**Intervals & Real Functions**

**Closed Interval: **Let a and b be two given real numbers such that a < b Then the set of all real numbers x such that a ≤ x ≤ b is called a closed interval and is denoted by [a, b].

i.e., [a, b] = {x ϵ R| a ≤ x ≤ b}.

**Open Interval: **Let a and b be two given real numbers such that a < b Then the set of all real numbers x such that a < x < b is called a closed interval and is denoted by (a, b).

i.e., (a, b) = {x ϵ R| a < x < b}.

**Semi-Closed or Semi Open Interval: **If a, b are two given real numbers such that a < b then the sets (a, b) = {x ϵ R| a < x ≤ b} and (a, b) = {x ϵ R|a ≤ x < b} are known as semi-closed or semi-open intervals and are also denoted by ]a, b[ and [a, b] respectively.

**Real Function: **If the domain and co-domain of a function are subsets of R (set of all real numbers). It is called a real valued function or in short, a real function.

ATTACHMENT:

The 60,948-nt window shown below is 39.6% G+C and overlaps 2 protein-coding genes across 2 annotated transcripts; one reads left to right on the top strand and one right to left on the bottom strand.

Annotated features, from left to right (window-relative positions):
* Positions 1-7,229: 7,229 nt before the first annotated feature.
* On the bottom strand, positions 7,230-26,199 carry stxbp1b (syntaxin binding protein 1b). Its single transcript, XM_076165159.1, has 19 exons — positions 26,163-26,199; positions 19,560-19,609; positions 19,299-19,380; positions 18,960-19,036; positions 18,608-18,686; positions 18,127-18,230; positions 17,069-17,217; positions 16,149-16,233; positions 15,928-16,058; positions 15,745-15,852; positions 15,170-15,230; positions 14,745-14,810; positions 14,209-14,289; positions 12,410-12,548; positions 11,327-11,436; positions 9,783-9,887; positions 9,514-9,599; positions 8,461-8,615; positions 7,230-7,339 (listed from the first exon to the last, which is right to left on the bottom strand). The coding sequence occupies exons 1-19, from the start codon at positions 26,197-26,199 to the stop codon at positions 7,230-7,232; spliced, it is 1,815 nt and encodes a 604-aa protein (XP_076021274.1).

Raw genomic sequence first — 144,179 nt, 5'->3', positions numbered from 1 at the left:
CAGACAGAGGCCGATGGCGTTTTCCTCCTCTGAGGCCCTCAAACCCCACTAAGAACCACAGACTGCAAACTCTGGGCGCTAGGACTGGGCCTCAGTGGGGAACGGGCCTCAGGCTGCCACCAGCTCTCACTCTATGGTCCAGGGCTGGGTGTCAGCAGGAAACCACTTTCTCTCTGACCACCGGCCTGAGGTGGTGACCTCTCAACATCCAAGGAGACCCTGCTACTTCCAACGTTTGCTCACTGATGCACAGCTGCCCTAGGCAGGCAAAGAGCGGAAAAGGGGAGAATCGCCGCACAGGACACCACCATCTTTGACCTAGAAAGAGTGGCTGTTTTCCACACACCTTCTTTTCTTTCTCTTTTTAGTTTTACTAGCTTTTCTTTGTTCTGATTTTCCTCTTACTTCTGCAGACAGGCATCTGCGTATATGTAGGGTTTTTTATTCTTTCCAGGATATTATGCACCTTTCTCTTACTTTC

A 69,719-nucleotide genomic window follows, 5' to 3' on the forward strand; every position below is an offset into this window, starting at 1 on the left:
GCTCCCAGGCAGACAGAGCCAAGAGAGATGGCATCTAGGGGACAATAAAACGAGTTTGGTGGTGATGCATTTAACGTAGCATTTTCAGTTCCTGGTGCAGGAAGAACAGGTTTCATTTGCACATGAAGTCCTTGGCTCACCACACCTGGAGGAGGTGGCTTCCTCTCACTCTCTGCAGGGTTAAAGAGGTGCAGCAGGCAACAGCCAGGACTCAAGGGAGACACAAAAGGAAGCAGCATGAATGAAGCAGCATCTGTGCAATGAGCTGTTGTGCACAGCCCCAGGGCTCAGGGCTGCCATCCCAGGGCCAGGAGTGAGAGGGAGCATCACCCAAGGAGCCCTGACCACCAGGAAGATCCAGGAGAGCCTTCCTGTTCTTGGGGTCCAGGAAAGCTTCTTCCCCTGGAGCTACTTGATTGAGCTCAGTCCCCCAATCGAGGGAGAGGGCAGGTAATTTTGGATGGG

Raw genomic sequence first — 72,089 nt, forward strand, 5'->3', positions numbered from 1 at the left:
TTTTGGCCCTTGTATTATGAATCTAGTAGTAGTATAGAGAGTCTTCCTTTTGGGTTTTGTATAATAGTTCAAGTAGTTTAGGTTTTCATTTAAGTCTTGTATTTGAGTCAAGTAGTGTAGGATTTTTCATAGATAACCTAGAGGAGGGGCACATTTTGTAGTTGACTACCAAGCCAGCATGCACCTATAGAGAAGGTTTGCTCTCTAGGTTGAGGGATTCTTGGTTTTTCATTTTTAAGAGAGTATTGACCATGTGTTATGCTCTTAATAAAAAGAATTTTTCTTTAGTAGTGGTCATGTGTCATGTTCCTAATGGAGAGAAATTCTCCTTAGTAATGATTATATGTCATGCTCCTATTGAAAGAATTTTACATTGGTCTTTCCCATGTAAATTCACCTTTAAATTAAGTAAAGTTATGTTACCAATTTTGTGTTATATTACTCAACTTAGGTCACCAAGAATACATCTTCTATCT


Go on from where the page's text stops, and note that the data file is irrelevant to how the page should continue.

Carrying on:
**Description of Areal Function: **If f is a real valued function with finite domain, then f can be described by listing the values which it attains at different points of its domain. However, if the domain of a real function is an infinite set, then, f cannot be described by listing the values at points in its domain. In such cases real functions are generally described by some general formula or rule like f (x) = x² + 1 or f (x) = 2 sinx + 3 etc.

**Example: **If \(f\left( x \right)=x+\frac{1}{x}\), prove that \({{\left[ f\left( x \right) \right]}^{3}}=f\left( {{x}^{3}} \right)+3f\left( \frac{1}{x} \right)\).

**Solution: **We have,

\(f\left( x \right)=x+\frac{1}{x}\),

\(\Rightarrow f\left( {{x}^{3}} \right)={{x}^{3}}+\frac{1}{{{x}^{3}}}\).

Now,

\({{\left[ f\left( x \right) \right]}^{3}}={{\left( x+\frac{1}{x} \right)}^{3}}\),

\(=\left( {{x}^{3}}+\frac{1}{{{x}^{3}}} \right)+3\left( x+\frac{1}{x} \right)\),

\(=f\left( {{x}^{3}} \right)+3f\left( x \right)\),

\(=f\left( {{x}^{3}} \right)+3f\left( \frac{1}{x} \right)\,\left[ \because f\left( x \right)=f\left( \frac{1}{x} \right) \right]\).